When it comes to a drama like this an engaging tale is required as the backbone of the movie. Fortunately the film manages to accomplish this by taking a straightforward plot and presenting it in fantastic way. The film follows the whole incident from three different perspectives that intertwine across the full two hours. This dynamic approach gave you the full picture and continued to spice things up as they illustrated the dangers faced on all fronts. As such, there is sure to be some part of the tale that audiences will enjoy that will bait your attention in this straightforward tale. Though the film takes its own sweet time to come alive, once the rescue mission starts, you can’t get your eyes off the screen. Any scene that is set on the stranded ship, as well as on the rescue boat are quite thrilling and sometimes, even scary. Particularly, those scenes when Bernie’s little boat crashes against those gigantic waves are deftly filmed, and might invoke the memories of another disaster drama, the very underrated George Clooney – Mark Wahlberg flick, The Perfect Storm. Even the concluding portions are touching and could bring in a tear or a smile to your face. Among the performances, the usually dashing Chris Pine is cast against type as the meek but daring crewman, and he delivers fine. His portrayal of Bernie Webber was a nice balance between bravery and hesitation as he tackles the challenges before him. While his accent is funny to hear at first, it eventually grows on you and adds some endearment to the character. Holliday Grainger‘s portrayal of Miriam was okay, a nice portrayal of a strong, brave woman whose verbal and non-verbal acting brought the courageous nature of this woman to life. However, the trailers made her out to be more involved with the process and I was disappointed with her limited interactions in the film. But best actor in this film goes to Casey Affleck, who played the deepest role of the bunch as the chief engineer. The emotions to which he had to balance were challenging, but I feel Affleck kept the character grounded and realistic on all fronts, thereby making his feats all the more impressive. Ben Foster, Eric Bana, Kyle Gallner & Josh Stewart provide good support. Perhaps the strongest quality of the movie though is the cinematic magic and special effects that brought the true suspense. Th film computer animation is on point, with the deadly snow storm brought to life with high-definition details and incredible sound editing. I was brought into the storm, feeling the misery and the despair brought to our sailors as the fury of the sea was unleashed. In the belly of the tanker, the chaos of sinking ship was brilliantly recreated that didn’t involve the over use of pyrotechnics and explosions. Special effects aside the cinematography was a key aspect in bringing the emotions to the scenes. On the whole, ‘The Finest Hours’ is a good old fashioned compelling disaster drama which never fails to entertain you! Give it a watch!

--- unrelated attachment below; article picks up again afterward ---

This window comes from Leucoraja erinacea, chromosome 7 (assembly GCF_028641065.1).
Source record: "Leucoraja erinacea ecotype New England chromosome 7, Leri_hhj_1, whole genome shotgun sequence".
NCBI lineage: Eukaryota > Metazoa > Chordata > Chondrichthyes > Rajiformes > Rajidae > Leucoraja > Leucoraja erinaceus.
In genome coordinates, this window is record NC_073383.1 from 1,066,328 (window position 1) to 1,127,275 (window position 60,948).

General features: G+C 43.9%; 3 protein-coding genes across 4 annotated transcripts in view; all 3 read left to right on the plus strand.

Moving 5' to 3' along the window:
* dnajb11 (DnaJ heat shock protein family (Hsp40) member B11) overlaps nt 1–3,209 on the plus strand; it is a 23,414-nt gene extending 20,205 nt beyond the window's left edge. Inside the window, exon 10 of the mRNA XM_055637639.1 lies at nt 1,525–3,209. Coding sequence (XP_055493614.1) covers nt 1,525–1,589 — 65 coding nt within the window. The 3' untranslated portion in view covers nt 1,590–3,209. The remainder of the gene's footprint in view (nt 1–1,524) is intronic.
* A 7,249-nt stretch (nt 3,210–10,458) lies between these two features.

Director – Craig Gillespie
Rated – PG13
Run Time – 117 minutes